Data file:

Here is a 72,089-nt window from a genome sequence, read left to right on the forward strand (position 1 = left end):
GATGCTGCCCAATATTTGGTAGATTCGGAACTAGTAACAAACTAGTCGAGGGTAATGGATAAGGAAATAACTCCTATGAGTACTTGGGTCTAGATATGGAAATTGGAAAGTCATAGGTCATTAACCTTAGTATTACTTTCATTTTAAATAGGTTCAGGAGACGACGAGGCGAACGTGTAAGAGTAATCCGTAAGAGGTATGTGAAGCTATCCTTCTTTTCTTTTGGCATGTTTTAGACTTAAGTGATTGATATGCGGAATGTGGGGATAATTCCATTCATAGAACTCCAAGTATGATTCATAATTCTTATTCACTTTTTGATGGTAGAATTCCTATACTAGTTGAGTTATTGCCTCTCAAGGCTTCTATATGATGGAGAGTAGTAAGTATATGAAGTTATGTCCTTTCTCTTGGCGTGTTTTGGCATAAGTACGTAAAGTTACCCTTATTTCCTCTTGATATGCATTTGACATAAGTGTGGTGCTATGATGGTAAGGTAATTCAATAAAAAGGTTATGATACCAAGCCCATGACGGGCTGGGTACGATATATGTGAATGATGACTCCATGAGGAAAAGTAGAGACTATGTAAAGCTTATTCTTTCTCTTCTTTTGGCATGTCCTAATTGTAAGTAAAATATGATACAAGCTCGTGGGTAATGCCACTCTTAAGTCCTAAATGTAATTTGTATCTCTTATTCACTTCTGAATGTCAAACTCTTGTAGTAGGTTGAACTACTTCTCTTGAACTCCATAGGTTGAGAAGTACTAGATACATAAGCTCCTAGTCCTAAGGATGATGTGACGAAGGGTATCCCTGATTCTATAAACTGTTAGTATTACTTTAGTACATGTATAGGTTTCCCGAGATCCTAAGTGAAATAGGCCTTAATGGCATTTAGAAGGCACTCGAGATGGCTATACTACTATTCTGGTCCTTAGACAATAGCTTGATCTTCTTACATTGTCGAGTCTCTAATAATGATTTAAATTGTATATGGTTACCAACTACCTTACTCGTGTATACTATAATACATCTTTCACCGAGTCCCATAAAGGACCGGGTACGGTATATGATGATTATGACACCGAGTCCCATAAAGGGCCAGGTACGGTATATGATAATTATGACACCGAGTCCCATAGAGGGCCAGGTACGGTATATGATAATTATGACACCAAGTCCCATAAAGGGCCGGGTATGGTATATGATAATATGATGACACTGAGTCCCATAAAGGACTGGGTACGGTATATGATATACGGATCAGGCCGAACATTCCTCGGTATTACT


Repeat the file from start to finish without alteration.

Here is a 72,089-nt window from a genome sequence, read left to right on the forward strand (position 1 = left end):
GATGCTGCCCAATATTTGGTAGATTCGGAACTAGTAACAAACTAGTCGAGGGTAATGGATAAGGAAATAACTCCTATGAGTACTTGGGTCTAGATATGGAAATTGGAAAGTCATAGGTCATTAACCTTAGTATTACTTTCATTTTAAATAGGTTCAGGAGACGACGAGGCGAACGTGTAAGAGTAATCCGTAAGAGGTATGTGAAGCTATCCTTCTTTTCTTTTGGCATGTTTTAGACTTAAGTGATTGATATGCGGAATGTGGGGATAATTCCATTCATAGAACTCCAAGTATGATTCATAATTCTTATTCACTTTTTGATGGTAGAATTCCTATACTAGTTGAGTTATTGCCTCTCAAGGCTTCTATATGATGGAGAGTAGTAAGTATATGAAGTTATGTCCTTTCTCTTGGCGTGTTTTGGCATAAGTACGTAAAGTTACCCTTATTTCCTCTTGATATGCATTTGACATAAGTGTGGTGCTATGATGGTAAGGTAATTCAATAAAAAGGTTATGATACCAAGCCCATGACGGGCTGGGTACGATATATGTGAATGATGACTCCATGAGGAAAAGTAGAGACTATGTAAAGCTTATTCTTTCTCTTCTTTTGGCATGTCCTAATTGTAAGTAAAATATGATACAAGCTCGTGGGTAATGCCACTCTTAAGTCCTAAATGTAATTTGTATCTCTTATTCACTTCTGAATGTCAAACTCTTGTAGTAGGTTGAACTACTTCTCTTGAACTCCATAGGTTGAGAAGTACTAGATACATAAGCTCCTAGTCCTAAGGATGATGTGACGAAGGGTATCCCTGATTCTATAAACTGTTAGTATTACTTTAGTACATGTATAGGTTTCCCGAGATCCTAAGTGAAATAGGCCTTAATGGCATTTAGAAGGCACTCGAGATGGCTATACTACTATTCTGGTCCTTAGACAATAGCTTGATCTTCTTACATTGTCGAGTCTCTAATAATGATTTAAATTGTATATGGTTACCAACTACCTTACTCGTGTATACTATAATACATCTTTCACCGAGTCCCATAAAGGACCGGGTACGGTATATGATGATTATGACACCGAGTCCCATAAAGGGCCAGGTACGGTATATGATAATTATGACACCGAGTCCCATAGAGGGCCAGGTACGGTATATGATAATTATGACACCAAGTCCCATAAAGGGCCGGGTATGGTATATGATAATATGATGACACTGAGTCCCATAAAGGACTGGGTACGGTATATGATATACGGATCAGGCCGAACATTCCTCGGTATTACT